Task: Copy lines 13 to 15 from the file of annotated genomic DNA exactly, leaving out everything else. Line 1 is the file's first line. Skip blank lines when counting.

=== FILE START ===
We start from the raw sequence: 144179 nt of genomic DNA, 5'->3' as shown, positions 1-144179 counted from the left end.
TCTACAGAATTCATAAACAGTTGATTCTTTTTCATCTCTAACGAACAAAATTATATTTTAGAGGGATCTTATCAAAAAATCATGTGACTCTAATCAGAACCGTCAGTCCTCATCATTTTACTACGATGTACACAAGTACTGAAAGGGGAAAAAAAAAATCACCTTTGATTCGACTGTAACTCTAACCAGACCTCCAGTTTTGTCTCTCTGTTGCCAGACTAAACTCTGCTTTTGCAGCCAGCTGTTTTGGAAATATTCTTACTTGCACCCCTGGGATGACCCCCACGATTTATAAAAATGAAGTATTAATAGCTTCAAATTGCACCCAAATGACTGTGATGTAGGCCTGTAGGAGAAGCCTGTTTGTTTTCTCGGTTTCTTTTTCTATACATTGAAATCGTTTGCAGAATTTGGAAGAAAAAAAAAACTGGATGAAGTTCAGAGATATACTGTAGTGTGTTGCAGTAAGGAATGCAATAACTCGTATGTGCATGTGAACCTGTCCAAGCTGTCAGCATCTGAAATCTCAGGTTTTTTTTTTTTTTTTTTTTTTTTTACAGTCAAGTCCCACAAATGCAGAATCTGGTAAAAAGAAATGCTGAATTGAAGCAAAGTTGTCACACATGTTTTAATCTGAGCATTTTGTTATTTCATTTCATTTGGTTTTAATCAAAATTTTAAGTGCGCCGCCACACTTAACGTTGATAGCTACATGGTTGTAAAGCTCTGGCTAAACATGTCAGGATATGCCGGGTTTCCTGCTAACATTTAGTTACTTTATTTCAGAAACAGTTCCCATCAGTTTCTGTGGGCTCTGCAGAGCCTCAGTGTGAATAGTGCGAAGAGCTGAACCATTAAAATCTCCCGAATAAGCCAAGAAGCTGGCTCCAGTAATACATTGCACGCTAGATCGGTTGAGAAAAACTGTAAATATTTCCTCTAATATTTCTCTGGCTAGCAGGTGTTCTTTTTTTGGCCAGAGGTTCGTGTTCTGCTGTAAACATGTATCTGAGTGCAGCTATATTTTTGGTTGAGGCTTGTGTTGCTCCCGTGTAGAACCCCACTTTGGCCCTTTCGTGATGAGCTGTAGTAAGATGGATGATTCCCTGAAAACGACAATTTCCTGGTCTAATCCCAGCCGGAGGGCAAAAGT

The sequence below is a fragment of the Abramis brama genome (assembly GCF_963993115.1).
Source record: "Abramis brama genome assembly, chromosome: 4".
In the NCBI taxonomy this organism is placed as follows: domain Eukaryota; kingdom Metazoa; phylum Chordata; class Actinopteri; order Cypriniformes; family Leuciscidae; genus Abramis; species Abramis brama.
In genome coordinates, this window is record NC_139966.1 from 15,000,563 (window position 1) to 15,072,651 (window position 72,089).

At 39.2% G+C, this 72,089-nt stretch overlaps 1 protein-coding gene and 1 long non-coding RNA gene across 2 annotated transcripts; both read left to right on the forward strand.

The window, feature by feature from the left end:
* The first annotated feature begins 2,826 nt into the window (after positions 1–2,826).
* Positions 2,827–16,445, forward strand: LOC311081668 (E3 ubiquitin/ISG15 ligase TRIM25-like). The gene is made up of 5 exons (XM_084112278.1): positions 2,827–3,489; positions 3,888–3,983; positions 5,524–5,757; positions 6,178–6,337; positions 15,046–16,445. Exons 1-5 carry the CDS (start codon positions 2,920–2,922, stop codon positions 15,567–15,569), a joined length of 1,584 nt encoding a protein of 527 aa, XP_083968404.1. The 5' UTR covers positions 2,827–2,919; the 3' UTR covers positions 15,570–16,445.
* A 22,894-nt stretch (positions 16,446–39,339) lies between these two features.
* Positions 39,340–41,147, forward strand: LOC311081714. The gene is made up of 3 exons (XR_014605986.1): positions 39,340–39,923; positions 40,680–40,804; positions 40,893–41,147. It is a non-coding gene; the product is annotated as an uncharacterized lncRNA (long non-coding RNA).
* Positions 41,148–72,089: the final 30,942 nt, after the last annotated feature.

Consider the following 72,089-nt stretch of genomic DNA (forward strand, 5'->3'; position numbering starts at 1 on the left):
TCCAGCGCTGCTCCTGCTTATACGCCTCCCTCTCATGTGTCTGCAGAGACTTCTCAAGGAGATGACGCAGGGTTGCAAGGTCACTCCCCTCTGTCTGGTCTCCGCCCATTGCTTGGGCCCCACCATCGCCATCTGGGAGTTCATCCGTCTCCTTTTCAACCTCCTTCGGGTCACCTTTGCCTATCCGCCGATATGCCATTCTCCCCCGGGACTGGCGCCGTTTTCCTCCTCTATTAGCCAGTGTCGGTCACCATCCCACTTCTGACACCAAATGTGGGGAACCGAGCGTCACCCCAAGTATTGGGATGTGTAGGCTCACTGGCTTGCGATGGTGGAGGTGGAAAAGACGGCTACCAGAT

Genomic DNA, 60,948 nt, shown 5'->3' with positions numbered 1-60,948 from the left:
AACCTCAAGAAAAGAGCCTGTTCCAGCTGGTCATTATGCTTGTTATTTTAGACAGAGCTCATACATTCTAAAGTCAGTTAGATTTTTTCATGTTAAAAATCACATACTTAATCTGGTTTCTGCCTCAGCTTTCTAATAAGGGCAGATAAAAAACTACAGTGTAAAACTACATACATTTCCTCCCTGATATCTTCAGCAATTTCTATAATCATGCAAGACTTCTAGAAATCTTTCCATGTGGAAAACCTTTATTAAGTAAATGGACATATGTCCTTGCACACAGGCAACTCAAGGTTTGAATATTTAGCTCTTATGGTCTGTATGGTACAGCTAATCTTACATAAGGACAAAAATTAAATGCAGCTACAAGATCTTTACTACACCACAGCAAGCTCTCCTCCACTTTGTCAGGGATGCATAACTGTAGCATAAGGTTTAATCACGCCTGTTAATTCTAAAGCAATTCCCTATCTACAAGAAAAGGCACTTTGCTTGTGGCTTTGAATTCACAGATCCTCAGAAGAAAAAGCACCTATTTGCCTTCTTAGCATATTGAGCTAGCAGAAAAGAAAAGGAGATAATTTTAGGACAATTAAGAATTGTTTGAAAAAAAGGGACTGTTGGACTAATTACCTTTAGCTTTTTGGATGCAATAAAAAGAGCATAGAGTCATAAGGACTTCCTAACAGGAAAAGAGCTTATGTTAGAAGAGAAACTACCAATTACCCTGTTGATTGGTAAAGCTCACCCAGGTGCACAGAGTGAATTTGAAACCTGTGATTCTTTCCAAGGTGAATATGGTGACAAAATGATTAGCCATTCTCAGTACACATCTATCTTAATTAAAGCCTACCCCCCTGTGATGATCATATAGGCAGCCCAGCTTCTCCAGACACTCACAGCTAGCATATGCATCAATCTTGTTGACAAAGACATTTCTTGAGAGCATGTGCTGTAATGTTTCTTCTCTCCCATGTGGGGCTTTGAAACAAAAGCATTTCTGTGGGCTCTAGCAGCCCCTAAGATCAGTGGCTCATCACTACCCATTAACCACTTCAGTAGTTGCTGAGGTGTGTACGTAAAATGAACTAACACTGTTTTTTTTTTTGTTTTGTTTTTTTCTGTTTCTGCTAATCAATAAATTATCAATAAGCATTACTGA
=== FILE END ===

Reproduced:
* Positions 41,148–72,089: the final 30,942 nt, after the last annotated feature.

Consider the following 72,089-nt stretch of genomic DNA (forward strand, 5'->3'; position numbering starts at 1 on the left):
TCCAGCGCTGCTCCTGCTTATACGCCTCCCTCTCATGTGTCTGCAGAGACTTCTCAAGGAGATGACGCAGGGTTGCAAGGTCACTCCCCTCTGTCTGGTCTCCGCCCATTGCTTGGGCCCCACCATCGCCATCTGGGAGTTCATCCGTCTCCTTTTCAACCTCCTTCGGGTCACCTTTGCCTATCCGCCGATATGCCATTCTCCCCCGGGACTGGCGCCGTTTTCCTCCTCTATTAGCCAGTGTCGGTCACCATCCCACTTCTGACACCAAATGTGGGGAACCGAGCGTCACCCCAAGTATTGGGATGTGTAGGCTCACTGGCTTGCGATGGTGGAGGTGGAAAAGACGGCTACCAGAT